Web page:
Eulerian approach

The geometrical flexibility of the VOF scheme can be significantly improved if in its formulation, instead of using a fixed framework, a combination of a Lagrangian-Eulerian approach is adopted. The most common approach to develop such a combined framework is the application of the Arbitrary  [c.102]

Equation (12.43) is called an Eulerian approach because the behavior of the species is described relative to a fixed coordinate system. The equation can also be considered to be a transport equation for particles when they are  [c.1177]

The plane of the rotor blade cross-section representing the flow field configuration at the start of mixing in a partially filled single-blade mixer is shown in Figure 5.1. Initial distribution of the compound inside the mixer chamber corresponds to a fill factor of 71 per cent and is chosen arbitrarily. It is evident that the flow field within this domain should be modelled as a free surface regime with random moving boundaries. Available options for the modelling of such a flow regime are explained in Chapter 3, Section 5. In this example, utilization of the volume of fluid (VOF) approach based on an Eulerian framework is described. To maintain simplicity we neglect elastic effects and the variations of compound viscosity with mixing, and focus on the simulation of the flow corresponding to a generalized Newtonian fluid. In the VOF approach  [c.142]

Simplification achieved by using a constant mesh in the modelling of the flow field in a single-blade mixer is not applicable to twin-blade mixers. Although the model equations in both simulations are identical the solution algorithm for twin-blade mixers cannot be based on the VOF method on a fixed domain and instead the Arbitrary Lagrangian-Eulerian (ALE) approach, described in Chapter 3, Section 5.2, should be used. However, the overall geometry of the plane of the rotors blades cross-section is known and all of the required mesh configurations can be generated in advance and stored in a file to speed up the calculations. Figure 5.4 shows the finite element mesh corresponding to 19 successive time steps from the start of the simulation in a typical twin-blade tangential rotor mixer. The finite element mesh configurations correspond to counter-rotating blades with unequal rotational velocities set to generate an mieven stress field for enhancing dispersive mixing efficiency. Calculation of mesh velocity, required for modification of the free surface equation (see Equation (3.73)) at each time step, is based on the following equations (Ghoreishy, 1997)  [c.146]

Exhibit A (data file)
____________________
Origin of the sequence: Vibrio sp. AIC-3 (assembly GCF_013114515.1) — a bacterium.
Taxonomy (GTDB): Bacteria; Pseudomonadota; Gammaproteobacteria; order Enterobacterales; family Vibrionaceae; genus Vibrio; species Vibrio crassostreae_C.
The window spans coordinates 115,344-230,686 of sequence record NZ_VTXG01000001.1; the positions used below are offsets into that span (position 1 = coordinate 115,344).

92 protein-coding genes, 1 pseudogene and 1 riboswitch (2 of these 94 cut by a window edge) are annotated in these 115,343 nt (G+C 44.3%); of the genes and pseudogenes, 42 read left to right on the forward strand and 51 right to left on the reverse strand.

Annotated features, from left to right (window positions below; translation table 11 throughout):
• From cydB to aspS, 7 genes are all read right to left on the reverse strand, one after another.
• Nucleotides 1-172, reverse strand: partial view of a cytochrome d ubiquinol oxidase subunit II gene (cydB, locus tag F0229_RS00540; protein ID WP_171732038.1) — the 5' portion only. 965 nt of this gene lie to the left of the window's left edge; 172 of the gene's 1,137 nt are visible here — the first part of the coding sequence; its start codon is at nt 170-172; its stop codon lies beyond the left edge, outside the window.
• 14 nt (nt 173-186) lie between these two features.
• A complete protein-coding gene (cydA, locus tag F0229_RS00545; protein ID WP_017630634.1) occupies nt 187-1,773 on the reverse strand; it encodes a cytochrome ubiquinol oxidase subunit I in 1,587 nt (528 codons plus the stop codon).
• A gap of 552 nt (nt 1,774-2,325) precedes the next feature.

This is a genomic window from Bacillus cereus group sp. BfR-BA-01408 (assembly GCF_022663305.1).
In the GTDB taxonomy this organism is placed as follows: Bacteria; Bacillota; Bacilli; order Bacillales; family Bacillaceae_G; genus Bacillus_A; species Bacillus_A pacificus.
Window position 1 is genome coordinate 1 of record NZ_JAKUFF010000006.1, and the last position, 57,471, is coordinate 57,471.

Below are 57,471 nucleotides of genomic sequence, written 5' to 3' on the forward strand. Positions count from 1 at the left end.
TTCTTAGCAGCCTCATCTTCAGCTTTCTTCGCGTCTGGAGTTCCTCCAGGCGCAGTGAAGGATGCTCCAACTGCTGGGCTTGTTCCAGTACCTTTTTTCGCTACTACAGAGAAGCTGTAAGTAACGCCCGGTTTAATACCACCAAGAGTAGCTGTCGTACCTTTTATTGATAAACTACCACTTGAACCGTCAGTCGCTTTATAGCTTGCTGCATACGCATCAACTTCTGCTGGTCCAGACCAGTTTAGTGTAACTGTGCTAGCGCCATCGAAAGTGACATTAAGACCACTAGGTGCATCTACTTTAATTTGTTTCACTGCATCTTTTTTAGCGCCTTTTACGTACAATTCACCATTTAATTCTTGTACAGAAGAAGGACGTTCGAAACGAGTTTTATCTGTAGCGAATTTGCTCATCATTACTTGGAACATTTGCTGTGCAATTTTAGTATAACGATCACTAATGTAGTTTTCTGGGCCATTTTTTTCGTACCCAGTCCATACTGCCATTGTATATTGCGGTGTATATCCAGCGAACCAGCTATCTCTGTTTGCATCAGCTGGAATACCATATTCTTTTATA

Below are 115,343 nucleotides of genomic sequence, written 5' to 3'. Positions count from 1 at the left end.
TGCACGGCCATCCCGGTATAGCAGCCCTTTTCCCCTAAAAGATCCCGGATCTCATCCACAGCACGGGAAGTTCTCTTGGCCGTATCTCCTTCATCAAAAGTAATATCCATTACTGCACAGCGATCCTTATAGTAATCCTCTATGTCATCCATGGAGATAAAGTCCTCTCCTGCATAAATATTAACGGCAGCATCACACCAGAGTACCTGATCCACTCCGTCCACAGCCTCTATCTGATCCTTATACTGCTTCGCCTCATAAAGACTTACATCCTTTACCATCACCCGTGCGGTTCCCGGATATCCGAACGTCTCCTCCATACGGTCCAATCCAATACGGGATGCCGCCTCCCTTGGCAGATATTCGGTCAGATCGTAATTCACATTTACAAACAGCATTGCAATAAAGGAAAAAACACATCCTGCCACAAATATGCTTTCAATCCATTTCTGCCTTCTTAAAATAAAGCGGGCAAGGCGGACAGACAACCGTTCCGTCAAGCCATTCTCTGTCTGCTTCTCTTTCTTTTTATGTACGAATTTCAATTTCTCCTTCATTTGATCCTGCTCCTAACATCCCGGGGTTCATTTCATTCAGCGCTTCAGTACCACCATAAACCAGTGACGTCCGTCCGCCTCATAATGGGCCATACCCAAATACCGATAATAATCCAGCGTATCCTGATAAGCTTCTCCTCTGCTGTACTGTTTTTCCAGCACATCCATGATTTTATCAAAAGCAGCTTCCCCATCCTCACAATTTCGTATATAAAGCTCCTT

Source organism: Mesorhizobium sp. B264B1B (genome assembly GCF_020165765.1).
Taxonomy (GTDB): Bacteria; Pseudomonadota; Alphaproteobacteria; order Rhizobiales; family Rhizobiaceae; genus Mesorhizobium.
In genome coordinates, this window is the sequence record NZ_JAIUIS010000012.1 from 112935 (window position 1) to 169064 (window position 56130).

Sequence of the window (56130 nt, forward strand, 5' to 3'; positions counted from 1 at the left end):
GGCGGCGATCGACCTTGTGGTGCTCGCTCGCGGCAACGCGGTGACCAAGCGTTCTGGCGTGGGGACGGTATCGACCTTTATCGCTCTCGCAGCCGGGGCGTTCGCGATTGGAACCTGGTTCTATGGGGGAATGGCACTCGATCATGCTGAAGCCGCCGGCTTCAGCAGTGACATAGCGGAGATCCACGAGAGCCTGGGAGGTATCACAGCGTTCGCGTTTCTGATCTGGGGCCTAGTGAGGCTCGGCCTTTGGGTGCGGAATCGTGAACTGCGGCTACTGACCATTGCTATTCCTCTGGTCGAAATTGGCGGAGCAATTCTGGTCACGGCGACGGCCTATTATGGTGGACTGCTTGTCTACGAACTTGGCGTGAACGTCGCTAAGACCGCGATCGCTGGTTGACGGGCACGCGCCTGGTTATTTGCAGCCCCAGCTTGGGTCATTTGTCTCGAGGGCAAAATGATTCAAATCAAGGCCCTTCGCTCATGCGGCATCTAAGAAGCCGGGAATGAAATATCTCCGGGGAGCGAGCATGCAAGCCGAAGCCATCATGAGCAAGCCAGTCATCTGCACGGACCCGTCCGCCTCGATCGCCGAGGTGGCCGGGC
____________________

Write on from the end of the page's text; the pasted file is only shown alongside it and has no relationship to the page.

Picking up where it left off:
A similar computational exercise was performed by Guirao et al. (1979). They used a code based on the Eulerean FCT approach. Blasts produced by four different, but energetically equivalent, sources  [c.106]

See pages that mention the term Eulerian approach : [c.87]    [c.206]    [c.105]   
Practical aspects of finite element modelling of polymer processing (2002) -- [ c.87 ]